The Boys Club

Female employees say gender discrimination persists at City Hall. Could a new resolution fix the broken system?


Illustration by Jason Stout

A loyal City of Austin employee of nearly three decades, Mapi Vigil felt she had earned a move up the career ladder. Encouraged by her supervisors, the Austin Watershed Protection Department managing engineer applied for an assistant director position. Despite her experience and high performance reviews within the department, Vigil was passed up for two male applicants (the city withdrew the first hire's offer after discovering he had viewed pornography on a government-owned computer). Her supervisor simply called the selection "unlucky." Vigil filed an internal grievance with the city's human resources department to protest the promotion of a less-qualified candidate, but a hearing officer recommended that the grievance be denied.

Shortly afterward, her department underwent a reorganization, and while her white male counterparts saw salary raises, the Nicaraguan-born Vigil says she was taking on the same level of responsibility but wasn't afforded the same promotion. Vigil decided to speak up. She expressed feelings of gender discrimination in a private meeting with her supervisor, a nerve-racking but necessary conversation. Instead of understanding, her supervisor slapped Vigil with a two-day suspension, the threat of termination, and a written reprimand for yelling and being disrespectful.

Bewildered, Vigil wrote a letter to the city's HR department and the assistant city manager, as well as her supervisor, letting them know the accusations were false and requesting the reprimand be stricken from her record. HR ended up opening an investigation – not into Vigil's concerns, but into the allegations of unprofessional conduct made by her supervisor. Unaware of how important it would eventually be, Vigil had recorded the conversation with her supervisor to ensure she relayed all her points clearly. Vigil took the recording, which would prove the allegations false, to city management, but it didn't get much of a response. As a last resort, she filed a complaint with the U.S. Equal Employment Opportunity Commission (EEOC) alleging discrimination on the basis of gender as well as national origin.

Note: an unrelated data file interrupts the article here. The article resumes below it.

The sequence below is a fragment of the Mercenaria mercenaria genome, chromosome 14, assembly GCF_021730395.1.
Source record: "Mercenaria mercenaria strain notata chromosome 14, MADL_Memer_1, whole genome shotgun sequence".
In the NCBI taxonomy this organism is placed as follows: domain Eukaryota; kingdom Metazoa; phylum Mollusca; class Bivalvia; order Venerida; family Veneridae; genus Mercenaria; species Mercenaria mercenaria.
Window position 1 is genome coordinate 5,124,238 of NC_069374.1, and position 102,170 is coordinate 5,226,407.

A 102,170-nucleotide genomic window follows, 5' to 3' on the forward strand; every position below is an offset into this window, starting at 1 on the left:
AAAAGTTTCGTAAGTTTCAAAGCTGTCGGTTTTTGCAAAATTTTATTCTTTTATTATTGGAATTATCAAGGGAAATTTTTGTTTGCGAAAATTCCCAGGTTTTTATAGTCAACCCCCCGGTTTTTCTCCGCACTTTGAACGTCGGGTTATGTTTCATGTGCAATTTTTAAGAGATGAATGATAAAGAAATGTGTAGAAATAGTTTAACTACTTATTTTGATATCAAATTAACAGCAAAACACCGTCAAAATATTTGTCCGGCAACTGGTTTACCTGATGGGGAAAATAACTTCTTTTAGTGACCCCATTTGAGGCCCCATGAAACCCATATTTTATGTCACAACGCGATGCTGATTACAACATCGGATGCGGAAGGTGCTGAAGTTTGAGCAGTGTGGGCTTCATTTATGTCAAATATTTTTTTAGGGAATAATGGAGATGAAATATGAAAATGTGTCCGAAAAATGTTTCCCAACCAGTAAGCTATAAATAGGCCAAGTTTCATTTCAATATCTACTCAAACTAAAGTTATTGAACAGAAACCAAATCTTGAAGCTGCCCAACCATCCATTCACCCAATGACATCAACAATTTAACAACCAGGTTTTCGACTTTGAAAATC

That's when the retribution began.

Essential parts of her job were blocked: Her requests to fill vacant positions as well as hire new employees were denied, and her performance reviews weren't scheduled (which made Vigil ineligible to receive additional merit-based vacation days), Vigil alleged in subsequent legal pleadings. In 2013, frustrated by the city's inaction, Vigil filed suit against the city. In the three years the case waited to go to trial, Vigil claims the retaliation increased tenfold – she was transferred to a new office, her employee team shrunk, and her professional duties decreased by an estimated 90%.

"I thought they were going to find the truth, and the truth was going to prevail. But that did not happen," says Vigil. "The system was broken, and it failed me as it does with a lot of other women."

When her suit finally went to trial in February of this year, the backlash had taken too heavy a toll on the longtime city employee. Although she was only 57 years old, she decided it was time to retire. "The saddest part for me is that I loved my job and didn't have any plans to leave," says Vigil, who left her post in March. "I was planning to stay another five years, but all that retaliation and all those obstacles that they put in front of my job created such an adverse impact not just on me but on my employees and citizens of Austin, since some of my projects were delayed."

Vigil left (mostly) vindicated – while a Travis County grand jury failed to confirm evidence of gender discrimination, they did find the city of Austin guilty of unlawful retaliation in reaction to her complaints of discrimination, and awarded Vigil $751,000 for back pay and compensatory damages. However, Texas Labor Code caps the amount she can receive at $300,000. Vigil left the courtroom that day numb and exhausted, and would spend the next three days in bed, sleeping off the emotional anguish of the past few years.